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Parental imprisonment and child outcomes

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PhD project shows that children experiencing parental imprisonment have a higher risk of criminal outcomes than adolescents and adults.

Within the last three decades, imprisonment rates have increased significantly in most Western countries. As a consequence, more children are experiencing parental imprisonment. However, very little systematic knowledge exists about this group of children, both in Denmark and in the rest of Europe. Moreover, even less is known about the consequences of parental imprisonment on children’s life course. Most of the existing research on the relationship between parental imprisonment and child outcomes comes from the United States. However, with the highest imprisonment rate in the Western world, the United States is not representative. Research from countries with lower imprisonment rates and other welfare-state types is needed to provide a more comprehensive understanding of how parental imprisonment may affect the life course of children.

Using Danish register data, I investigate the prevalence of parental imprisonment, the social background of children of prisoners, the extent to which parental imprisonment affects children’s criminal and educational outcomes, and finally the mechanisms by which parental imprisonment might affect children. In this project “parental imprisonment” refers to any kind of custodial confinement of a parent in prisons, or in pre-trial detention, insofar as the parent is eventually sentenced to imprisonment.

Descriptive statistics show that about 6 per cent of the children born between 1980 and 1985 have experienced parental imprisonment at least once in their childhood (age 0-18). Furthermore, it is clear that this group of children come from families with few economic and educational resources. Logistic regression analyses demonstrate that children experiencing parental imprisonment have a higher likelihood of being registered for a criminal offence and of having poor educational outcomes compared to their peers with non-criminal parents. Children of imprisoned parents also have a higher risk of being convicted of property crime at ages 19-29 and juvenile delinquency at ages 15-20, both compared to their peers with non-criminal parents, but more importantly, also compared to peers with convicted but not imprisoned parents. Parental imprisonment thus affects the risk of property crime and juvenile delinquency over and above parental criminality and social background.

In contrast, both regression and propensity score matching analyses show that parental imprisonment does not affect children’s educational outcomes over and above parental criminality. Only the small group of children who experience the imprisonment of both parents are more likely to attain poorer educational qualifications than their peers with non-criminal parents; peers with convicted, but not imprisoned parents; and peers who have only experienced one parent’s imprisonment.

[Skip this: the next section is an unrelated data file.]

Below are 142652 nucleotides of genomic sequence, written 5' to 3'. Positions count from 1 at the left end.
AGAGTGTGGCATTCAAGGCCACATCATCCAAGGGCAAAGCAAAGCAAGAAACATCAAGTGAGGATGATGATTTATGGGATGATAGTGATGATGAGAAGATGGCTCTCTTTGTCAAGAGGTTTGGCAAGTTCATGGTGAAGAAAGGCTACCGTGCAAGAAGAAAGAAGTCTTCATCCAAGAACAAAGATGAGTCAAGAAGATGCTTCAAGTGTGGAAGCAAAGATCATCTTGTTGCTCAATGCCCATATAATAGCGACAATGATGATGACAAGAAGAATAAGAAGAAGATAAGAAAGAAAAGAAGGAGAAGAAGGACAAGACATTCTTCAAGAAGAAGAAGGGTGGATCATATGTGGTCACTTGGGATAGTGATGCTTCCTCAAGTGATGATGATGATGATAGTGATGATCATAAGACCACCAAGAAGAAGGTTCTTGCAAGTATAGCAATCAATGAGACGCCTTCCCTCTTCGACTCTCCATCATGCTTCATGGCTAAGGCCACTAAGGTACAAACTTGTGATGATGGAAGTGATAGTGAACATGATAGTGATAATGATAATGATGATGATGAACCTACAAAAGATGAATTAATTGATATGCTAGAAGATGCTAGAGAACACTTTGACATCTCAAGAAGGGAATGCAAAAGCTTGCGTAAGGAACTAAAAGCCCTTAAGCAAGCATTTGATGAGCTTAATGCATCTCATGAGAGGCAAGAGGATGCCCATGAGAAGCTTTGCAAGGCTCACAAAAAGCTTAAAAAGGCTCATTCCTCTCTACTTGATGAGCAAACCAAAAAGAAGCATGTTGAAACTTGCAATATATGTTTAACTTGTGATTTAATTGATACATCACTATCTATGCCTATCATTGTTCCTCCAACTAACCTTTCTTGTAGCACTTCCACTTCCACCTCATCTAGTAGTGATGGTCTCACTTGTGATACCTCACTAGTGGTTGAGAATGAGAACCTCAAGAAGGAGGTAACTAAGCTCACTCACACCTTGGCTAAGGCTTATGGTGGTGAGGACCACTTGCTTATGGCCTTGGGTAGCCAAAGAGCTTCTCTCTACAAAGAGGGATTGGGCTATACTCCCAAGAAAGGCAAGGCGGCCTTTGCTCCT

The conclusion is that the variation in children’s criminal and educational outcomes is to a large extent attributable to initial selection in terms of socio-economic background and parental criminality, but that parental imprisonment does make a difference for certain outcomes (property crime and juvenile delinquency) and sub-groups (children experiencing the imprisonment of both parents). Parental imprisonment increases the odds of being convicted of property crime (age 19-29) and juvenile delinquency (age 15-20), and children experiencing the imprisonment of both parents obtain less years of education than their peers.

The PhD project is an extension of previous research in several ways. First, using Danish data, it provides new evidence for the scarce body of knowledge on children of prisoners in Europe. Particularly, the analyses of the relationship between parental imprisonment and educational attainment using more advanced statistical methods have not previously been conducted in Europe. Second, the findings in this dissertation are based on Danish administrative register data on six cohorts born between 1980 and 1986. The sample is thus not plagued with problems related to small sample size and consequently the findings should be more valid than many of the previous studies. Moreover, the register data makes it possible to determine the actual percentage of children from these cohorts who have experienced parental imprisonment. Such an accurate description has not previously been provided by any study. Finally, the project illuminates a part of the “black box” through which parental imprisonment operates, by showing that out-of-home placement mediates the effect of parental imprisonment. In considering several outcomes and investigating whether out-of-home placement is a mediator, this PhD project offers a comprehensive account of the link between parental imprisonment and offspring offenses.

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